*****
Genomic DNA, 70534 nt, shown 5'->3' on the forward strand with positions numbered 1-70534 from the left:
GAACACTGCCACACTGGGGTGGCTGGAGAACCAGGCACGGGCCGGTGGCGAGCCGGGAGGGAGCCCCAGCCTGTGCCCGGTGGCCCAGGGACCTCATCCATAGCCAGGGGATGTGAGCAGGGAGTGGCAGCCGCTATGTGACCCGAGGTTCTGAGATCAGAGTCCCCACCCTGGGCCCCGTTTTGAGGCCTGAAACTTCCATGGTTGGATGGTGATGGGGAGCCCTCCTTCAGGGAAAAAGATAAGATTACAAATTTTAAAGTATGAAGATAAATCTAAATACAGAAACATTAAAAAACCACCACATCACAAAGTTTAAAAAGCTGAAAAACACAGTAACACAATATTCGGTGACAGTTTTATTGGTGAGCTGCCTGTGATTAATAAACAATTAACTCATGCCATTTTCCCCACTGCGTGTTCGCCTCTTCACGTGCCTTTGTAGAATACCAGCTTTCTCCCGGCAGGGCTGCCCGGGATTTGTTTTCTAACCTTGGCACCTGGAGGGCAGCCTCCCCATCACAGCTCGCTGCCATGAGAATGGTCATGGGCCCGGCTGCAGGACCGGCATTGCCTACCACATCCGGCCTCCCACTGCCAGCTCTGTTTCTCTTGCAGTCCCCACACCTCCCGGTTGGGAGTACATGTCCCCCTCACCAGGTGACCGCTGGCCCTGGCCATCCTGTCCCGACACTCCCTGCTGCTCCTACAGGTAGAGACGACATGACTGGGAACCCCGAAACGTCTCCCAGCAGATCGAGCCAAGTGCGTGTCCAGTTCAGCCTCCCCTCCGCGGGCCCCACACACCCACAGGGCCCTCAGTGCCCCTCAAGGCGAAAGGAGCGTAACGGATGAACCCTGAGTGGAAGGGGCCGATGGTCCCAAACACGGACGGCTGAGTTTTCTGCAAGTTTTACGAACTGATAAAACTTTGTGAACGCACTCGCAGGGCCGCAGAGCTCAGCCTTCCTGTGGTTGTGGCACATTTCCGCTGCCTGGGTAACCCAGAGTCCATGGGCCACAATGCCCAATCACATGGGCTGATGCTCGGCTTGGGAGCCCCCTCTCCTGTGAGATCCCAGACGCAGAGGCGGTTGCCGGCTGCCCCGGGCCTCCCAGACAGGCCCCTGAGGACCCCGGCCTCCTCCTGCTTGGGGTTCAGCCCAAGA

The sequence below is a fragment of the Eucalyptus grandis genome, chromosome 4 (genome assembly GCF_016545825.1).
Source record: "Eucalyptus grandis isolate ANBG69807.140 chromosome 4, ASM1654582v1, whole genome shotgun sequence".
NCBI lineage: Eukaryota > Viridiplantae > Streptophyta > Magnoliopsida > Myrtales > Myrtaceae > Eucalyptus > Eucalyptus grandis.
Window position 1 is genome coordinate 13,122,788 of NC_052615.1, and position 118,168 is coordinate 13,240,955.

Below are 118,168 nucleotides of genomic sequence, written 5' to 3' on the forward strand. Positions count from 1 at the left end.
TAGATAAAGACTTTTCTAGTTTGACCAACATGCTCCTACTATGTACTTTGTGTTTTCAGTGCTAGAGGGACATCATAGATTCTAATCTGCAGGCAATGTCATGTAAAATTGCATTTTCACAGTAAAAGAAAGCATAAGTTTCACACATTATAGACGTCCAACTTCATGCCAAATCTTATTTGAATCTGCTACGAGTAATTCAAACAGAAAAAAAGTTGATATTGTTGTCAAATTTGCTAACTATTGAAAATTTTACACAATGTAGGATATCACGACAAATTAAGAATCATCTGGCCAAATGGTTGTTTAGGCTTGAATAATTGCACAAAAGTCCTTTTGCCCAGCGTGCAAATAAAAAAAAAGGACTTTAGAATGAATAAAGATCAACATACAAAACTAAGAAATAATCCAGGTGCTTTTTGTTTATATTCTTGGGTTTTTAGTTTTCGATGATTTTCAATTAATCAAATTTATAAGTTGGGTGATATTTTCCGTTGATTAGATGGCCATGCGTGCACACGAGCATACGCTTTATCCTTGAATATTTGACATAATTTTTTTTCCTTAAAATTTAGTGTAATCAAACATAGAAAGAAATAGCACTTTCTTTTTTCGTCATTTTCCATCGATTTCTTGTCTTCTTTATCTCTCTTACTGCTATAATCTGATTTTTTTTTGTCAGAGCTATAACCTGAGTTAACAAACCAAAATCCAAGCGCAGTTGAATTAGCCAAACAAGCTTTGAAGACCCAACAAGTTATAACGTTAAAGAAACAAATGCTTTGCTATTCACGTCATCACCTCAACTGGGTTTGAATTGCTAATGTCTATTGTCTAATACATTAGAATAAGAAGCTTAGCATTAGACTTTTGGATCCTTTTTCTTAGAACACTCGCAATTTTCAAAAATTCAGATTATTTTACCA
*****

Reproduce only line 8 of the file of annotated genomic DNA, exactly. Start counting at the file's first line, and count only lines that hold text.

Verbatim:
TAGATAAAGACTTTTCTAGTTTGACCAACATGCTCCTACTATGTACTTTGTGTTTTCAGTGCTAGAGGGACATCATAGATTCTAATCTGCAGGCAATGTCATGTAAAATTGCATTTTCACAGTAAAAGAAAGCATAAGTTTCACACATTATAGACGTCCAACTTCATGCCAAATCTTATTTGAATCTGCTACGAGTAATTCAAACAGAAAAAAAGTTGATATTGTTGTCAAATTTGCTAACTATTGAAAATTTTACACAATGTAGGATATCACGACAAATTAAGAATCATCTGGCCAAATGGTTGTTTAGGCTTGAATAATTGCACAAAAGTCCTTTTGCCCAGCGTGCAAATAAAAAAAAAGGACTTTAGAATGAATAAAGATCAACATACAAAACTAAGAAATAATCCAGGTGCTTTTTGTTTATATTCTTGGGTTTTTAGTTTTCGATGATTTTCAATTAATCAAATTTATAAGTTGGGTGATATTTTCCGTTGATTAGATGGCCATGCGTGCACACGAGCATACGCTTTATCCTTGAATATTTGACATAATTTTTTTTCCTTAAAATTTAGTGTAATCAAACATAGAAAGAAATAGCACTTTCTTTTTTCGTCATTTTCCATCGATTTCTTGTCTTCTTTATCTCTCTTACTGCTATAATCTGATTTTTTTTTGTCAGAGCTATAACCTGAGTTAACAAACCAAAATCCAAGCGCAGTTGAATTAGCCAAACAAGCTTTGAAGACCCAACAAGTTATAACGTTAAAGAAACAAATGCTTTGCTATTCACGTCATCACCTCAACTGGGTTTGAATTGCTAATGTCTATTGTCTAATACATTAGAATAAGAAGCTTAGCATTAGACTTTTGGATCCTTTTTCTTAGAACACTCGCAATTTTCAAAAATTCAGATTATTTTACCA